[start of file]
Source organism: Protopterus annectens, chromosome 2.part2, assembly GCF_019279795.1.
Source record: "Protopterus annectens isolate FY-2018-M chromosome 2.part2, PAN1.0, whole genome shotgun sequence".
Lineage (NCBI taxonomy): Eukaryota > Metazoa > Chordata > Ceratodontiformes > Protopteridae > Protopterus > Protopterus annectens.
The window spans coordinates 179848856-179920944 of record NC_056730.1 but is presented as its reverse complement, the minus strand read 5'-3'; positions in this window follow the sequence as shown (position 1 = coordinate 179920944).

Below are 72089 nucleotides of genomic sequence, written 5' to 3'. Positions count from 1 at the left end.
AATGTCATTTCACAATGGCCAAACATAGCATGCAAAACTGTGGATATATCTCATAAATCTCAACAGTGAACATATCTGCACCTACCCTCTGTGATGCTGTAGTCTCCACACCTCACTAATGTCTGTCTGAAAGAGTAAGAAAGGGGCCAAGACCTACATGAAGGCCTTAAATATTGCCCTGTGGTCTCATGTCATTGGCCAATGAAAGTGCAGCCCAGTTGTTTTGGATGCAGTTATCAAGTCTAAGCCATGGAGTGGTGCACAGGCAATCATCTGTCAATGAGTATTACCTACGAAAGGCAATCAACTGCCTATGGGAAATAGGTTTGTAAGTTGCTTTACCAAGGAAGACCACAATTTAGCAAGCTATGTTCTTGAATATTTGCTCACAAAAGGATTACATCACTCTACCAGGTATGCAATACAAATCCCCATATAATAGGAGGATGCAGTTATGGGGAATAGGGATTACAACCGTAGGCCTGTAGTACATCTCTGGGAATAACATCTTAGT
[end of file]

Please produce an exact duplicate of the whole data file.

Source organism: Protopterus annectens, chromosome 2.part2, assembly GCF_019279795.1.
Source record: "Protopterus annectens isolate FY-2018-M chromosome 2.part2, PAN1.0, whole genome shotgun sequence".
Lineage (NCBI taxonomy): Eukaryota > Metazoa > Chordata > Ceratodontiformes > Protopteridae > Protopterus > Protopterus annectens.
The window spans coordinates 179848856-179920944 of record NC_056730.1 but is presented as its reverse complement, the minus strand read 5'-3'; positions in this window follow the sequence as shown (position 1 = coordinate 179920944).

Below are 72089 nucleotides of genomic sequence, written 5' to 3'. Positions count from 1 at the left end.
AATGTCATTTCACAATGGCCAAACATAGCATGCAAAACTGTGGATATATCTCATAAATCTCAACAGTGAACATATCTGCACCTACCCTCTGTGATGCTGTAGTCTCCACACCTCACTAATGTCTGTCTGAAAGAGTAAGAAAGGGGCCAAGACCTACATGAAGGCCTTAAATATTGCCCTGTGGTCTCATGTCATTGGCCAATGAAAGTGCAGCCCAGTTGTTTTGGATGCAGTTATCAAGTCTAAGCCATGGAGTGGTGCACAGGCAATCATCTGTCAATGAGTATTACCTACGAAAGGCAATCAACTGCCTATGGGAAATAGGTTTGTAAGTTGCTTTACCAAGGAAGACCACAATTTAGCAAGCTATGTTCTTGAATATTTGCTCACAAAAGGATTACATCACTCTACCAGGTATGCAATACAAATCCCCATATAATAGGAGGATGCAGTTATGGGGAATAGGGATTACAACCGTAGGCCTGTAGTACATCTCTGGGAATAACATCTTAGT